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The Inflation Rate in Perspective

Inflation affects all aspects of the economy, from consumer spending, investment decisions and job generation to government programs, tax policies and interest rates.


It is government’s job to rein it in to avoid an erosion in the purchasing power of the people. The inflation rate hit 8.7 percent in January 2023 but I expect it to eventually taper off in the coming months. Border and trade restrictions in many countries are easing, including those in China—a major supplier of industrial goods and components.


Inflation inarguably remains a major concern for the Philippines and other countries. Even the most advanced economies saw soaring inflation last year, with the Euro area reporting 9.2 percent, the United Kingdom, 10.5 percent and the United States, 6.5 percent in December 2022. 


Japan, which used to register near zero price changes in the past, recorded an inflation rate of 4 percent, the highest in four decades. Globally, inflation averaged more than 8 percent last year.


Among G-20, or the group of the 20 largest economies in the word, Argentina had the highest inflation of 94.8 percent in December, followed by Turkey with 64.3 percent and Russia with 11.9 percent.


As a mid-income economy in Southeast Asia, the Philippines was not spared by global developments that led to unrestrained price surges. The grounding of cargo ships and airlines at the height of the pandemic in 2020 and 2021 eventually led to a logistics nightmare in 2022, when demand for commodities suddenly rebounded. These developments were compounded by the border lockdown in China and the war between Ukraine and Russia that disrupted the global food supply.


Because of the sudden spike in demand, global crude prices have gone through the roof, leaving oil-importing countries such as the Philippines highly vulnerable. As the US began raising interest rates to contain inflation, emerging currencies such as the peso depreciated substantially against the US dollar. The weaker currency made the impact of imported inflation all the more painful.


The inflation rate, or the change in the consumer price index, reached 8.7 percent in January 2023, the fastest in more than 14 years, per the report of the Philippine Statistics Authority. While I would not want to play down the impact of the latest data, we should analyze it against the backdrop of global developments. Simply put, it is a part of our adjustment in the post-pandemic era.

As inflation began to spike across countries, central banks responded with tighter monetary policy. Volatility in financial markets increased, and the peso depreciated, leading to higher importation costs, concurs the Bangko Sentral ng Pilipinas.


A confluence of global and local supply shocks drove food prices higher, including higher energy prices that led to increased fertilizer and farming costs. The African Swine Fever and Avian Influenza affected meat production in the Philippines, aggravated by the impact of successive typhoons on agricultural production.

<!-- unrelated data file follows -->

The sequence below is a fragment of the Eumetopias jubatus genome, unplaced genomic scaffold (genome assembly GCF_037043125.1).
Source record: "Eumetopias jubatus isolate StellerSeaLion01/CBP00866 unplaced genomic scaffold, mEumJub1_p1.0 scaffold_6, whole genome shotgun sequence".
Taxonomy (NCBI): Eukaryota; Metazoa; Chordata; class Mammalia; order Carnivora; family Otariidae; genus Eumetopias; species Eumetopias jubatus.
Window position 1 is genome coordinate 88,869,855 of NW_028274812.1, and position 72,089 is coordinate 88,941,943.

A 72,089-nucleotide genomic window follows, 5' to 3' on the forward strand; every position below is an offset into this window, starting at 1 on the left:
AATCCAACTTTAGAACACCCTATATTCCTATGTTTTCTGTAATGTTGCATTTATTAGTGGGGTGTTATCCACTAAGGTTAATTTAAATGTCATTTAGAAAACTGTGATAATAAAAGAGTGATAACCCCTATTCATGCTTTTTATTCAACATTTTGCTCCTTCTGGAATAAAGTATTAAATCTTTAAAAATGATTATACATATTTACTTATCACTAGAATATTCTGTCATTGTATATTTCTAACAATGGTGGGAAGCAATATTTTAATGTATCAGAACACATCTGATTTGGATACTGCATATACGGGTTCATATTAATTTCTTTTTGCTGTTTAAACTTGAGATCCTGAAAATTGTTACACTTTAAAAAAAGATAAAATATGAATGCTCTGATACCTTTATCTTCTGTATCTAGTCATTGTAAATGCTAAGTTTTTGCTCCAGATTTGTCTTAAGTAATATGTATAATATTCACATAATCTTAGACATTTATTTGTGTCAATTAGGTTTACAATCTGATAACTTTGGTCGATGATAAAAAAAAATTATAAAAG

As the domestic economy continued to recover from the pandemic, robust pent-up demand began to contribute to price pressures. Such price pressures spilled over to other commodities and services, such as transportation and restaurant services. Then came the petitions for higher transportation fares and minimum wage increases.


The Philippines in perspective is part of the global trade and we are in fact a major food importer. While we export tropical fruits, coconut and fish, we also ship in food items, such as rice, wheat, apples, grapes, meat and dairy products. We secure more than 90 percent of our fuel from other nations. The actual value of producing these products and the transportation and distribution costs from the production site to the retail market determine the final prices paid by consumers. Other contributing factors are import tariff, taxes and retail store markup.


When we emerged from the pandemic-induced recession in 2020 and part of 2021, the supply chain was not adequately prepared to handle the surge in consumer demand in 2022, resulting in price spikes. Slowly, the market has coped with the situation, and is expected to return to normal operations soon. 


This is why I believe that inflation will eventually ease in the coming months. The Development Budget Coordination Committee, which consists of economic managers, predicts the inflation rate will moderate to a range of 2.5 percent to 4.5 percent in 2023 before returning to the target range of 2 percent to 4 percent in 2024 until 2028.


Keeping the inflation rate within the government’s target range will make economic growth more inclusive and sustainable. Stable prices contribute to conducive business environment, where predictability allows companies to chart their expansion and hiring plans.


Global developments are mostly beyond our control, but this is not to say we cannot do anything to keep prices manageable. The government and the central bank are doing their parts to mitigate the impact of imported inflation. The government, for one, has decided to liberalize rice importation to bring down the cost of the staple. It also authorized the importation of onion and sugar to stabilize local prices.


I agree with the government’s specific measures to cushion the impact of inflation, including the modernization of the agriculture sector and ensuring energy security. Short-term measures include the temporary easing of import restrictions, price monitoring and targeted social support.


The government and the BSP are capably managing the situation, and we will soon see inflation rate return to a level typically suited to a rapidly growing economy such as the Philippines. The rising inflation rate can be contained—it should not derail the country’s economic expansion.




Business Mirror/Author/MannyVillar